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Unformatted text preview: ??? ? P ublished on T h e O 'R e illy N e tw o rk ( h ttp ://w w w .o re illy n e t.c o m / ) ? h ttp ://w w w .o re illy n e t.c o m /p u b /a /d o tn e t/2 0 0 2 /0 3 /1 8 /c u s to m c o n tro ls .h tm l ? S ee this if y o u 're h a v in g tro u b le p rin tin g c o d e e x a m p le s Creating Custom .NET Controls with C# by Budi Kurniawan 03/18/2002 Windows programmers have a wide variety of controls to choose from in the System.Windows.Forms namespace in .NET's Framework class library. You have controls as simple as Label , TextBox , and CheckBox , as well as controls as sophisticated as the MonthCalendar and ColorDialog controls. These Windows controls are more than enough for most applications; however, sometimes you need controls that are not available from the standard library. In these circumstances, you have to roll up your sleeves and write your own. This article shows you how to develop a custom control with C# and presents a simple custom control. Before you start writing the first line of code for your custom control, you should familiarize yourself with two classes in the System.Windows.Forms namespace: Control and UserControl . The Control class is important because it is the parent class of Windows visual components. Your custom class will be a descendent of the Control class as well. Your custom controls, however, don't normally inherit directly from the Control class. Instead, you extend the UserControl class. The first two sections of this article discuss these two classes. In the final section, you'll build your own custom control, the RoundButton control. The Control Class The Control class provides very basic functionality required by classes that display information to the Windows application user. This class handles user input through the keyboard and the mouse, as well as message routing and security. More importantly, the Control class defines the bounds of a control (its position and size), although it does not implement painting. Windows forms controls use ambient properties , so child controls can appear like their surrounding environment. In this context, "ambient" means that the property is, by default, retrieved from the parent control. If the control does not have a parent and the property is not set, the control tries to determine the value of the ambient property through the Site property. If the control is not sited, if the site does not support ambient properties, or if the property is not set on the AmbientProperties object, the control uses its own default values. Typically, an ambient property represents a characteristic of a control, such as BackColor , that is communicated to a child control. For example, by default a button will have the same BackColor as its parent form....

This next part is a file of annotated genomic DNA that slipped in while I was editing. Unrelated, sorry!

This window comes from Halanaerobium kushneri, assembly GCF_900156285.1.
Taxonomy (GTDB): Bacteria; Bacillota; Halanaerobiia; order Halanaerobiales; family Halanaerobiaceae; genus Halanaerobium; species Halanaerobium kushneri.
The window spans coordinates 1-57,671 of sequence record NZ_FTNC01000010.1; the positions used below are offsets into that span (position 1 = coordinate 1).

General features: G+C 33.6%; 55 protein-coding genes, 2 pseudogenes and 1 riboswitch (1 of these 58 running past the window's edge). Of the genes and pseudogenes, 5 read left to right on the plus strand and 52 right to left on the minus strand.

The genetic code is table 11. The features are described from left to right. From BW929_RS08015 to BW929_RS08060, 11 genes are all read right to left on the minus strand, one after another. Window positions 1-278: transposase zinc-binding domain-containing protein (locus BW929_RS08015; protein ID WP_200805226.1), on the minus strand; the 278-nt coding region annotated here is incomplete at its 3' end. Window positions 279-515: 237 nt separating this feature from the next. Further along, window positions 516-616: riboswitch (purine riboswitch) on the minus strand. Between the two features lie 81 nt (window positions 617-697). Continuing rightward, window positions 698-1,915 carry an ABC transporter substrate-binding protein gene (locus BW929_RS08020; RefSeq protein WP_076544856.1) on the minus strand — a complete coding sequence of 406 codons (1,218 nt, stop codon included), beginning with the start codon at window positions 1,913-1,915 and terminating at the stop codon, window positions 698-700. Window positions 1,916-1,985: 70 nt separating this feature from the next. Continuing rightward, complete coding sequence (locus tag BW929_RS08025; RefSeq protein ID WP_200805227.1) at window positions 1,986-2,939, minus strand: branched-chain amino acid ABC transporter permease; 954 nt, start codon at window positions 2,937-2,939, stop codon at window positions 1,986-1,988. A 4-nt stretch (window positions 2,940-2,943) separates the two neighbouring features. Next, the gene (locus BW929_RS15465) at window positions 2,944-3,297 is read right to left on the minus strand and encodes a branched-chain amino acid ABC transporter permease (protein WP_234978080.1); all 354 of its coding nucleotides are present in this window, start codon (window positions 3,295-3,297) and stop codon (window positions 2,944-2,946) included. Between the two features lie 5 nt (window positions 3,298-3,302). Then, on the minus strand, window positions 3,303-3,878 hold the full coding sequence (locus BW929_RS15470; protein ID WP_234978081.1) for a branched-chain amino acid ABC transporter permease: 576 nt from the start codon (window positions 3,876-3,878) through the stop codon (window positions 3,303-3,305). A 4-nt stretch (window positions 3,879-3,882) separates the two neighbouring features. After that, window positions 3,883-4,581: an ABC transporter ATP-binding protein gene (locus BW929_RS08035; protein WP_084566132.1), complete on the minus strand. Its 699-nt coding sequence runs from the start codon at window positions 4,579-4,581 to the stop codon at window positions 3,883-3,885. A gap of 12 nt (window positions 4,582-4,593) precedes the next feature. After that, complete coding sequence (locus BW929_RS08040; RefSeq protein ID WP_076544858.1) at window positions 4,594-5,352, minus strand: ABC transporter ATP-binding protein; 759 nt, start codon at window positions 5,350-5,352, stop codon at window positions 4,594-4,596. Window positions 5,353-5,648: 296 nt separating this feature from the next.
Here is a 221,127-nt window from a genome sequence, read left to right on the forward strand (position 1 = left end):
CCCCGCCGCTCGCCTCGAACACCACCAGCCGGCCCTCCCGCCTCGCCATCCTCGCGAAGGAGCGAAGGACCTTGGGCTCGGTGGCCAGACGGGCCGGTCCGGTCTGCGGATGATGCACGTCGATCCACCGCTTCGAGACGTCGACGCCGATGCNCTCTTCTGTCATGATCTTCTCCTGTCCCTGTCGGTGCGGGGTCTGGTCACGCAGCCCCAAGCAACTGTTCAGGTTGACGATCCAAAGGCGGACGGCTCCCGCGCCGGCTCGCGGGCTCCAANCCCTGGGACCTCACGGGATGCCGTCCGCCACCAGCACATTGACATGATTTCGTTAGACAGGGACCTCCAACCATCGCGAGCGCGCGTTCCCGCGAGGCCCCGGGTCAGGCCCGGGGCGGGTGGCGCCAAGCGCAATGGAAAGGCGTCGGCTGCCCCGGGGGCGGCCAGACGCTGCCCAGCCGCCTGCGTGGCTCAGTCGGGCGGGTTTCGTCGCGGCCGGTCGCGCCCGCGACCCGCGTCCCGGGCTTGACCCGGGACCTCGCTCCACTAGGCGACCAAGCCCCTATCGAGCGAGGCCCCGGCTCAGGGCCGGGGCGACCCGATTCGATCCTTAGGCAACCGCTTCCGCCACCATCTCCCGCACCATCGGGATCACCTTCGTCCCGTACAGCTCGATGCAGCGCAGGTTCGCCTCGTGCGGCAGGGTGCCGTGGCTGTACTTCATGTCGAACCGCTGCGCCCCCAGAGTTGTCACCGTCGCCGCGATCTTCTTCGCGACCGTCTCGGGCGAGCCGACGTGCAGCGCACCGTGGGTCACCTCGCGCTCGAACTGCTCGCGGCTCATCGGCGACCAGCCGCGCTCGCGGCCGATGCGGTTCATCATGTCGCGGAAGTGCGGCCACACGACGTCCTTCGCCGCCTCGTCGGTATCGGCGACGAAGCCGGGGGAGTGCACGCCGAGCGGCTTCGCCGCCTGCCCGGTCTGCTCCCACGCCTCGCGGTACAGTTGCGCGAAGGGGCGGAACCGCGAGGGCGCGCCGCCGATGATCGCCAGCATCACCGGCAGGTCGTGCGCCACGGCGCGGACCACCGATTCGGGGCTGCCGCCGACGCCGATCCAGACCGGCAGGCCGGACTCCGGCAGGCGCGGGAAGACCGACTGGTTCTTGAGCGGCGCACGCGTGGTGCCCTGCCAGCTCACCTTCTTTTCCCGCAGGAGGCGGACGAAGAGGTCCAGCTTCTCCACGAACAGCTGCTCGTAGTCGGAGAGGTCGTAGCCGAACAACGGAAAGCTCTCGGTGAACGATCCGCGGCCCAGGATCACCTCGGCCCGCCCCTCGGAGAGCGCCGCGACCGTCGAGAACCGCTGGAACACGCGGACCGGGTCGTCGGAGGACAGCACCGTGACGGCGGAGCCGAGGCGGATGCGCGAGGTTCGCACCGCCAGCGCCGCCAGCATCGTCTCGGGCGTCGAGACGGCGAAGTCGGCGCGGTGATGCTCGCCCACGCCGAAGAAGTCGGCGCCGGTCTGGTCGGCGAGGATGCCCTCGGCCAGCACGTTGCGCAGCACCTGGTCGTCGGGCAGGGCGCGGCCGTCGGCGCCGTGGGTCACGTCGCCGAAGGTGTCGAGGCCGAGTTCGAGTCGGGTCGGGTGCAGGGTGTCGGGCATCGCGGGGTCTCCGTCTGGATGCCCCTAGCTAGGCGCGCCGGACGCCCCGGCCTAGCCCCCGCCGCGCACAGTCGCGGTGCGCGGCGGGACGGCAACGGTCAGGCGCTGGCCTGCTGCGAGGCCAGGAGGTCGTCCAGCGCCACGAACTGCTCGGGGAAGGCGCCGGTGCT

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This note was uploaded on 03/15/2011 for the course COMPUTER S 101 taught by Professor Dr.kim during the Spring '11 term at National Taiwan University.
- Spring '11